As a deep-lying central midfielder, Santi Cazorla has found a new lease of life at Arsenal. It wasn’t always thus: When Cazorla first arrived at Arsenal, he was heralded as a belated replacement for Cesc Fabregas.
Although the Catalan schemer now plays as a deep-lying midfielder for Chelsea, his final days at Arsenal saw him regularly deployed as a No. 10 behind Robin van Persie. When he departed for Barcelona, Arsenal were linked with recruiting Cazorla from Villarreal as a like-for-like substitute by the Daily Mail. However, they were beaten to the punch by Malaga, who at the time were benefiting from an injection of funds from owner Sheikh Abdullah Bin Nasser Al-Thani.
Typically, Arsene Wenger did not panic buy an alternative. Instead, he decided to bide his time, and when Malaga fell into financial difficulties 12 months later, the Gunners pounced to secure their man.
Cazorla stepped immediately in to that central attacking role, and made a huge contribution in his first season in English football. Playing behind the striker, his ambidextrous dribbling and impressive shooting ability made him a constant menace to opposition defences.
However, he did not remain in that role for the entire season. In the second half of the season, Wenger was forced to shore up his midfield by fielding a more physical player, such as the energetic Tomas Rosicky, in the No. 10 spot. It’s not that Cazorla ever shirked work, but he was still acclimatising to the demands of the Premier League and could occasionally find himself overpowered by the opposition.
Cazorla was subsequently shunted out to the left wing, where he played in the role Samir Nasri once described as a "non-axial playmaker." This involved cutting in from the flanks to create space for an overlapping full-back and feed off a pivotal centre-forward.
Although Cazorla’s new role was inevitably more peripheral, he still had a massive influence on Arsenal’s campaign. At the end of his first season in England, he had appeared in every single Premier League game, scoring 12 goals and recording 11 assists. It was no great surprise when he was then named the club’s official Player of the Season.
It was on that left flank that Cazorla seemed destined to stay. It suited him: With his low centre of gravity and quick feet, he was able to spin quickly away from his marker. His two-footedness made it impossible for the opposing full-back to decipher whether he would cut inside or dart for the line.
The arrival of Mesut Ozil at the outset of the 2013/14 season seemed to confirm that Cazorla’s days as the man in the middle were numbered. As the club’s record signing and a playmaker of extraordinary elegance, Ozil was always likely to be handed the plum spot between midfield and attack. Cazorla remained in his supporting role, doggedly protecting his full-back when required before shuffling forward to add his imagination and industry to the attack.
However, Cazorla’s influence was clearly beginning to fade. At the start of the 2014/15 season, Wenger made a concerted effort to integrate Aaron Ramsey and Jack Wilshere alongside Ozil in a new 4-1-4-1 formation, and for a time it appeared the Spaniard would be the one to miss out as a consequence. He was on the cusp of turning 30, and fans could be forgiven for openly wondering if Wenger was considering evolving his plans for the team without Cazorla as an integral cog.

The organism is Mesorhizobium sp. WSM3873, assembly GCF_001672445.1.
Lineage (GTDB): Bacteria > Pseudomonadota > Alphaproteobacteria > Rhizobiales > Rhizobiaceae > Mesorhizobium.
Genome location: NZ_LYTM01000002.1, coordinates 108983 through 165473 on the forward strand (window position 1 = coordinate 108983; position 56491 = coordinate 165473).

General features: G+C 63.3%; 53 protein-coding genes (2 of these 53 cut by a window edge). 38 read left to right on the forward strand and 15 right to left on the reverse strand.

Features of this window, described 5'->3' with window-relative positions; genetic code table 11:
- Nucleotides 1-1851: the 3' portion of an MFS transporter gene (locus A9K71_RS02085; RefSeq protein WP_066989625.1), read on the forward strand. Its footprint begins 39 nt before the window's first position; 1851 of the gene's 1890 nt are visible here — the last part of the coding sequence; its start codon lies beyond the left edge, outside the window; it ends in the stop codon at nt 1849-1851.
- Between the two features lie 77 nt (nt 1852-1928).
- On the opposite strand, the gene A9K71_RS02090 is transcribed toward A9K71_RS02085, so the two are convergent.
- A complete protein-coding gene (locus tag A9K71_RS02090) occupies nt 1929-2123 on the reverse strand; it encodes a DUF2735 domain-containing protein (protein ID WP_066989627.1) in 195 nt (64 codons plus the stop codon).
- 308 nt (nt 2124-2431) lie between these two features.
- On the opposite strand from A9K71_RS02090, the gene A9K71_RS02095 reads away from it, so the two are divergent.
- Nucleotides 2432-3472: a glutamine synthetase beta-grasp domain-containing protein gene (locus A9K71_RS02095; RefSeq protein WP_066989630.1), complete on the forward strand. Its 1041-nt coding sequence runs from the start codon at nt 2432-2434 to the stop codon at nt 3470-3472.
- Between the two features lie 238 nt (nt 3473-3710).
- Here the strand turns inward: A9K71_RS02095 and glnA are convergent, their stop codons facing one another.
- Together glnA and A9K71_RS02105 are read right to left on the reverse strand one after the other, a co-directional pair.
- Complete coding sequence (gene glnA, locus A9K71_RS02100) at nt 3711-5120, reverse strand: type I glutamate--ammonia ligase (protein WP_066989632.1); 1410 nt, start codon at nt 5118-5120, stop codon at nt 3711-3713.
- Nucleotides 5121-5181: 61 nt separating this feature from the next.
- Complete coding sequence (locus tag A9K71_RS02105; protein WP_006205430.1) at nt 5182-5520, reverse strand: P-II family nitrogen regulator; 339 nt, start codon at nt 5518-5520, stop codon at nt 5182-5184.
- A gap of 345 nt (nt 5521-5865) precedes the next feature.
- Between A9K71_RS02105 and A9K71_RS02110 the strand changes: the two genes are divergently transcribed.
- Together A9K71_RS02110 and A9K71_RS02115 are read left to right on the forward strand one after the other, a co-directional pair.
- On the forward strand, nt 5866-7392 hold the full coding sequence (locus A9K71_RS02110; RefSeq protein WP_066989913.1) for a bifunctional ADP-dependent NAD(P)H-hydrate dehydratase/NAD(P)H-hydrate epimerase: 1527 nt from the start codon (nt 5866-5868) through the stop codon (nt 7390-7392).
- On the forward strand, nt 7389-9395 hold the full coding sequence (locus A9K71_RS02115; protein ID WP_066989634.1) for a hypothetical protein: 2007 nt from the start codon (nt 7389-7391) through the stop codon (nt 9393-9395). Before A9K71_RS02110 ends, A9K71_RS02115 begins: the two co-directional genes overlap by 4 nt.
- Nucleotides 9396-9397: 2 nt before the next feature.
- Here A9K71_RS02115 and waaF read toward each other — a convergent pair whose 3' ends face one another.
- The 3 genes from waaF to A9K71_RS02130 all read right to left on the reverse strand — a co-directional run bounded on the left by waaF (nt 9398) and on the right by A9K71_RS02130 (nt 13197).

It’s funny how fast football can change. In the winter of 2014, a spate of injuries hit Arsenal in central midfield. With few options available, Wenger was forced to recall Francis Coquelin from a loan spell at Charlton to provide the Gunners with an anchoring presence in the middle of the park.
Cazorla was chosen as his unlikely partner. It seemed absurd that a player who had been considered too lightweight to play as a central attacking playmaker could be asked to sit deep at the base of the Arsenal midfield, but Wenger had clearly observed a change in the Spaniard.
His upper-body strength had improved, so that challenges which once knocked him to the ground simply bumped him off-course. Fortunately, his remarkable technical skill allows him to survive those sharp changes of direction, slaloming through the opposition at will.
That ability to keep the ball in tight spaces is invaluable in that area of the park. Cazorla can open up the game with a quick shimmy and sprint away from his markers. Albeit with a very different anatomy, it’s almost reminiscent of the way Patrick Vieira would dance through the midfield fire to set up Arsenal’s counter-attacks.
He also has a tremendous range of passing, and playing from deep allows him to control the tempo of the game. Cazorla has taken up the conducting baton from Mikel Arteta: He now sets the rhythm of every Arsenal performance. However, that’s not to suggest his passing is not progressive. When required, he’s also able to pick out a defence-splitting ball.
Crucially, he’s formed an excellent partnership with Coquelin, whose brute physicality neatly offsets Cazorla’s technical brilliance. With that pair in tandem, Arsenal have their most balanced midfield in years.
In the space of a season, Cazorla re-established himself in Arsenal’s midfield engine room, and made himself absolutely indispensable to Wenger. The little man has never been a bigger figure in the Gunners XI.